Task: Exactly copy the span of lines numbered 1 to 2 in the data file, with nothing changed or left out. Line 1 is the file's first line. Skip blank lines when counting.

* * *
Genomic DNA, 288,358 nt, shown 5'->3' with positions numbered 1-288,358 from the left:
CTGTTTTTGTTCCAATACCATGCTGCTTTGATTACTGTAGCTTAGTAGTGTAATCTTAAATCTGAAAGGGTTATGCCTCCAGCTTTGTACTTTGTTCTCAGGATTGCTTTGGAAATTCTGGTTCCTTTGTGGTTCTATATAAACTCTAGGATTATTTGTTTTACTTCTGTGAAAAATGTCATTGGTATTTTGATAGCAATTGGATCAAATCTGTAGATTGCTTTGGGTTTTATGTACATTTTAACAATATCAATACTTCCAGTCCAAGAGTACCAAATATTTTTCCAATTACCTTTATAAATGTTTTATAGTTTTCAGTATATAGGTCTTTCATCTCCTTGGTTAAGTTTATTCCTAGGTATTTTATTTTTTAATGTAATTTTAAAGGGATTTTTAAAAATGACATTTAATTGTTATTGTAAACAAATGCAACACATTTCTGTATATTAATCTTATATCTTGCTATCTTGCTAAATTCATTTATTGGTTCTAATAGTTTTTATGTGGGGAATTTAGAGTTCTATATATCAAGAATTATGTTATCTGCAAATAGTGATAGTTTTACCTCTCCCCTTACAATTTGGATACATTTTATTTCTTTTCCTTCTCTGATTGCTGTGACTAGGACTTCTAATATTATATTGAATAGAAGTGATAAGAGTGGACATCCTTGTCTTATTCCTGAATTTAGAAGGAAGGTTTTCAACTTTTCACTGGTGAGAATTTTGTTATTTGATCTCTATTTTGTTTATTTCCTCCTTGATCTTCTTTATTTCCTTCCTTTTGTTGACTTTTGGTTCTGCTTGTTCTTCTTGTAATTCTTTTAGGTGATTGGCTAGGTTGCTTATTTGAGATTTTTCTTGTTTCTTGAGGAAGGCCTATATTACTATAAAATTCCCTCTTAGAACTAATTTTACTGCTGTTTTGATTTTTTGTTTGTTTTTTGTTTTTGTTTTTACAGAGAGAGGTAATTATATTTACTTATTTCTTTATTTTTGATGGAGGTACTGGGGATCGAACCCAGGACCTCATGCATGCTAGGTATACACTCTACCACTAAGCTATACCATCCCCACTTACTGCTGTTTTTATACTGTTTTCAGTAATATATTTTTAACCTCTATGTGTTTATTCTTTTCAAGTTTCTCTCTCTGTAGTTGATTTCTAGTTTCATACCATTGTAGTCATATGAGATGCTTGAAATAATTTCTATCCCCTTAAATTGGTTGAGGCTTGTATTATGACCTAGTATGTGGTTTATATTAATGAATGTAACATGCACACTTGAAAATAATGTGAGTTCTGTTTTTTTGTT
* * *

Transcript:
Genomic DNA, 288,358 nt, shown 5'->3' with positions numbered 1-288,358 from the left:
CTGTTTTTGTTCCAATACCATGCTGCTTTGATTACTGTAGCTTAGTAGTGTAATCTTAAATCTGAAAGGGTTATGCCTCCAGCTTTGTACTTTGTTCTCAGGATTGCTTTGGAAATTCTGGTTCCTTTGTGGTTCTATATAAACTCTAGGATTATTTGTTTTACTTCTGTGAAAAATGTCATTGGTATTTTGATAGCAATTGGATCAAATCTGTAGATTGCTTTGGGTTTTATGTACATTTTAACAATATCAATACTTCCAGTCCAAGAGTACCAAATATTTTTCCAATTACCTTTATAAATGTTTTATAGTTTTCAGTATATAGGTCTTTCATCTCCTTGGTTAAGTTTATTCCTAGGTATTTTATTTTTTAATGTAATTTTAAAGGGATTTTTAAAAATGACATTTAATTGTTATTGTAAACAAATGCAACACATTTCTGTATATTAATCTTATATCTTGCTATCTTGCTAAATTCATTTATTGGTTCTAATAGTTTTTATGTGGGGAATTTAGAGTTCTATATATCAAGAATTATGTTATCTGCAAATAGTGATAGTTTTACCTCTCCCCTTACAATTTGGATACATTTTATTTCTTTTCCTTCTCTGATTGCTGTGACTAGGACTTCTAATATTATATTGAATAGAAGTGATAAGAGTGGACATCCTTGTCTTATTCCTGAATTTAGAAGGAAGGTTTTCAACTTTTCACTGGTGAGAATTTTGTTATTTGATCTCTATTTTGTTTATTTCCTCCTTGATCTTCTTTATTTCCTTCCTTTTGTTGACTTTTGGTTCTGCTTGTTCTTCTTGTAATTCTTTTAGGTGATTGGCTAGGTTGCTTATTTGAGATTTTTCTTGTTTCTTGAGGAAGGCCTATATTACTATAAAATTCCCTCTTAGAACTAATTTTACTGCTGTTTTGATTTTTTGTTTGTTTTTTGTTTTTGTTTTTACAGAGAGAGGTAATTATATTTACTTATTTCTTTATTTTTGATGGAGGTACTGGGGATCGAACCCAGGACCTCATGCATGCTAGGTATACACTCTACCACTAAGCTATACCATCCCCACTTACTGCTGTTTTTATACTGTTTTCAGTAATATATTTTTAACCTCTATGTGTTTATTCTTTTCAAGTTTCTCTCTCTGTAGTTGATTTCTAGTTTCATACCATTGTAGTCATATGAGATGCTTGAAATAATTTCTATCCCCTTAAATTGGTTGAGGCTTGTATTATGACCTAGTATGTGGTTTATATTAATGAATGTAACATGCACACTTGAAAATAATGTGAGTTCTGTTTTTTTGTT